Psilocybin effects on brain connectivity – human EEG study
A serotonin 5-HT1A and 5-HT2A/C receptor agonist psilocybin induces perceptual changes and thought disturbances that mimic psychotic symptoms. According to recent imaging studies psilocybin alters the connectivity and function of brain networks. Frontotemporal disconnection and disconnection of resting state networks (default mode, executive and salient networks) are typically found in psychotic patients. Inappropriate switching between these networks due to dysfunctional salient network is most likely cause of positive psychotic symptoms like hallucinations and delusions. In our present study we have examined the effects of psilocybin in a group of 20 volunteers in a placebo controlled double blind clinical trial. Acute effects of psilocybin on brain connectivity within the above mentioned networks and the correlations with neuropsychiatric scales “Altered state of consciousness scale (ASCs)”, brief psychiatric rating scale (BPRS) were evaluated using LORETA connectivity analysis.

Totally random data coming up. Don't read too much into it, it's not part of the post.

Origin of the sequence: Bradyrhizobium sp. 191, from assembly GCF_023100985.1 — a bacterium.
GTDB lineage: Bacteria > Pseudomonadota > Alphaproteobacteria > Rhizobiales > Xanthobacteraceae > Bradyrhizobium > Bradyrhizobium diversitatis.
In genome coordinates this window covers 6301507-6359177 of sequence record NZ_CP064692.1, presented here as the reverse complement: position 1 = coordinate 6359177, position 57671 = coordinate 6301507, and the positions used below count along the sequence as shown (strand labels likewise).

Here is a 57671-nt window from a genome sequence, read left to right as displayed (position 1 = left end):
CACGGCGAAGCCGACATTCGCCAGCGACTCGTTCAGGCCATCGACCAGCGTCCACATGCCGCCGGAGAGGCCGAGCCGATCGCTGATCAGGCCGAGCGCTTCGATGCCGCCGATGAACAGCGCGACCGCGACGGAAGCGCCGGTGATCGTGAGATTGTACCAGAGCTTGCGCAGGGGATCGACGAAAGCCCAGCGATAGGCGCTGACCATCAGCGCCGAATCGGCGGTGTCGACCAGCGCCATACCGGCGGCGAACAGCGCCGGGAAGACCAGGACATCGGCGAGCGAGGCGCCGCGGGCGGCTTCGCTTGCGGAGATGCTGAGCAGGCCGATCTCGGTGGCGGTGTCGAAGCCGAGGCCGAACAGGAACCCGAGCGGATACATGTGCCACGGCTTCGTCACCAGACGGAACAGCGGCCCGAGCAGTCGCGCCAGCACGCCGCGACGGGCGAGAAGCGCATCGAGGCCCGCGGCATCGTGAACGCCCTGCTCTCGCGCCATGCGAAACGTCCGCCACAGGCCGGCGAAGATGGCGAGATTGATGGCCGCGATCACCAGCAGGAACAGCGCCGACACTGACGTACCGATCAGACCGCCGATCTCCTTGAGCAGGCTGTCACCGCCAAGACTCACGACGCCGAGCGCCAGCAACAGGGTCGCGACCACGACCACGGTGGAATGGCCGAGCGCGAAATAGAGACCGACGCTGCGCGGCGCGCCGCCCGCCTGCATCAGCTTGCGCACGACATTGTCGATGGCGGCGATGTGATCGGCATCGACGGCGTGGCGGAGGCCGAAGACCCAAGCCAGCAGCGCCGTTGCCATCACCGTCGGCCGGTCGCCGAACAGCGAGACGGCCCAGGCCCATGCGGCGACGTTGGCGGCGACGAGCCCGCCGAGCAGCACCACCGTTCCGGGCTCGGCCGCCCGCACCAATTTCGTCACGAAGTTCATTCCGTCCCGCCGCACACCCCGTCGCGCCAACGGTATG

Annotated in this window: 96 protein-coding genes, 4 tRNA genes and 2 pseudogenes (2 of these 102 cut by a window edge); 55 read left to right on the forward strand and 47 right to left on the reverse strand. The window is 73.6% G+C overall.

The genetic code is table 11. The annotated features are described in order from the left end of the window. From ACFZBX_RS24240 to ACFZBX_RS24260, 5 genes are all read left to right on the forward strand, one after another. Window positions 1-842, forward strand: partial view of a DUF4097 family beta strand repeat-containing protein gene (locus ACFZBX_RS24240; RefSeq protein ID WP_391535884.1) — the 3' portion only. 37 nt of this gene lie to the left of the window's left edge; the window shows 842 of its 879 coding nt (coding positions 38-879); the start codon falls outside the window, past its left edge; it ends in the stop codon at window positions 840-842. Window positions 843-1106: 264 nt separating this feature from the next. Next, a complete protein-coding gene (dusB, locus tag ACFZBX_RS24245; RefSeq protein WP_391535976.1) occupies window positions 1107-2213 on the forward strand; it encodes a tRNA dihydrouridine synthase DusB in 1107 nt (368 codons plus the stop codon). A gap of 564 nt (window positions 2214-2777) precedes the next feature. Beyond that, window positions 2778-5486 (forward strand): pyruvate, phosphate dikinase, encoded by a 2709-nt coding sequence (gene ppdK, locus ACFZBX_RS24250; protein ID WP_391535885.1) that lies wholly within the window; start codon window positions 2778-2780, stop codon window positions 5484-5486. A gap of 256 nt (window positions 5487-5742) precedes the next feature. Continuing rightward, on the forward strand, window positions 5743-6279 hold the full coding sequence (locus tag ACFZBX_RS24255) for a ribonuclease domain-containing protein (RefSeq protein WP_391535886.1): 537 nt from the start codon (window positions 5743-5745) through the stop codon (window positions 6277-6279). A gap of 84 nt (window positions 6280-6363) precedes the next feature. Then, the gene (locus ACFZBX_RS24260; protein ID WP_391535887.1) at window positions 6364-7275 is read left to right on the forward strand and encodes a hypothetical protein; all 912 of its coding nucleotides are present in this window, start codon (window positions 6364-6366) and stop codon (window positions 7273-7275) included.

As a researcher started to work at NIHM, Czech Republic in 2001 in preclinical research of MDMA, LSD, mescaline, psilocin and 2C-B. Meanwhile he was trained in psychiatry and clinical electrophysiology and started to participate on human trials with ketamine as model psychosis and in the treatment of depression. Recently he is a principle investigator of the first project in the Czech Republic that is intended to study the acute effects of cannabis in healthy volunteers and of the first human clinical trial studying the effects of psilocybin on brain connectivity in human volunteers.